Over a year ago, I took my parents to see the movie Jiro Dreams of Sushi. It was fantastic documentary filled with gorgeous food imagery that immediately inspired me to seek a similar sushi experience in Tokyo. I’ve been fortunate enough to eat some great sushi throughout my life but after watching the movie, I realized that there was a whole different level of sushi that I was curious to try. I wanted to see if sushi could be “that much better”.

Many people asked me if I was going to try to get into Jiro Sukiyabashi while I was in Tokyo, but after looking into it, it’s seemed like it would be more challenging (hard to get in to and less friendly to non-Japanese). I’ve heard the pacing is very fast and that it’s very expensive (as opposed to just expensive). After researching the Michelin starred choices in Tokyo, I chose Sushi Kanesaka because they are less serious, english friendly (although I would have been ok if it wasn’t) and allows you to take photos (seeing as I was dining alone, it seemed like a shame not to be able to share it with others).

After getting lost so many times during my first few days in Tokyo, I did a trial run on googlemaps to show me how to get there. I was happy Sushi Kanesaka was within walking distance from my hotel as it was turning into a gloomy evening. As I walked alone through bustling Tokyo, I started to get nervous that this meal, the one I was most anticipating on this trip wasn’t going to live up to my expectations. I’ve been dreaming of this upper echelon of sushi ever since I watched “Jiro Dreams of Sushi” and was hoping it would result in an “a-ha” moment for me. I also pondered whether or not I was overdoing it in Tokyo, considering including Sushi Kanesaka, I would have conquered a total of 4* Michelin in under 48 hours.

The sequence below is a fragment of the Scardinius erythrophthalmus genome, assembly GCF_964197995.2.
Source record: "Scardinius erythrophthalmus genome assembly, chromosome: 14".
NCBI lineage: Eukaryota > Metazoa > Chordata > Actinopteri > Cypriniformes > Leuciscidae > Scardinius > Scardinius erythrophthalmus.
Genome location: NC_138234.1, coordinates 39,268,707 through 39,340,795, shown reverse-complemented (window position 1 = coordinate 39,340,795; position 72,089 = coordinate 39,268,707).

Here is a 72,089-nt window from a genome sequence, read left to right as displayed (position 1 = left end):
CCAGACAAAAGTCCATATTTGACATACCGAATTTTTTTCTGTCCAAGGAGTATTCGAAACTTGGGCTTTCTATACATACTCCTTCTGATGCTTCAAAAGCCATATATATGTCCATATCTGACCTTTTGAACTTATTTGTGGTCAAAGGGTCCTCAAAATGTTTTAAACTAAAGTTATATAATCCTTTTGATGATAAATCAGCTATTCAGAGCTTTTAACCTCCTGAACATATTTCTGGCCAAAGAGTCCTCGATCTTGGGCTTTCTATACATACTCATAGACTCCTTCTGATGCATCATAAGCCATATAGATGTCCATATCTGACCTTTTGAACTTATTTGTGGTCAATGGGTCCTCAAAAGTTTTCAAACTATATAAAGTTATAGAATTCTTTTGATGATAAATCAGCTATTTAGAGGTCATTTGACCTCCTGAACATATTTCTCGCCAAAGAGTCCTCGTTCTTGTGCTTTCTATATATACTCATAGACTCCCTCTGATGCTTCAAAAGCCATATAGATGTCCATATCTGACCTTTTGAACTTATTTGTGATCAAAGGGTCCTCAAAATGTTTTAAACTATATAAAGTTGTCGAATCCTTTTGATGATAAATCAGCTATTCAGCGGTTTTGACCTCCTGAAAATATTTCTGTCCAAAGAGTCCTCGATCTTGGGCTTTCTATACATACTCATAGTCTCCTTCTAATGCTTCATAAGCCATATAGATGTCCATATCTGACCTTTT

As I walked down the stairs that led me into the restaurant, all nervousness subsided. I knew this was going to be a meal of a lifetime.


I was seated at the counter and I was a bit disappointed that I wasn’t being served by Kanesaka-san, but was seated in front of his 2nd, Sanpei-san. I quickly got over that, knowing this meal would be exquisite nonetheless. I had chosen the ¥20K menu in advance as I settled in, I was asked if I had any dislikes (NO), quickly served a beer and was immediately served my first course.

"Sushi Kanesaka Tokyo hamachi"
Hamachi sashimi – delicate and subtle, 2 adjectives not usually associated with hamachi.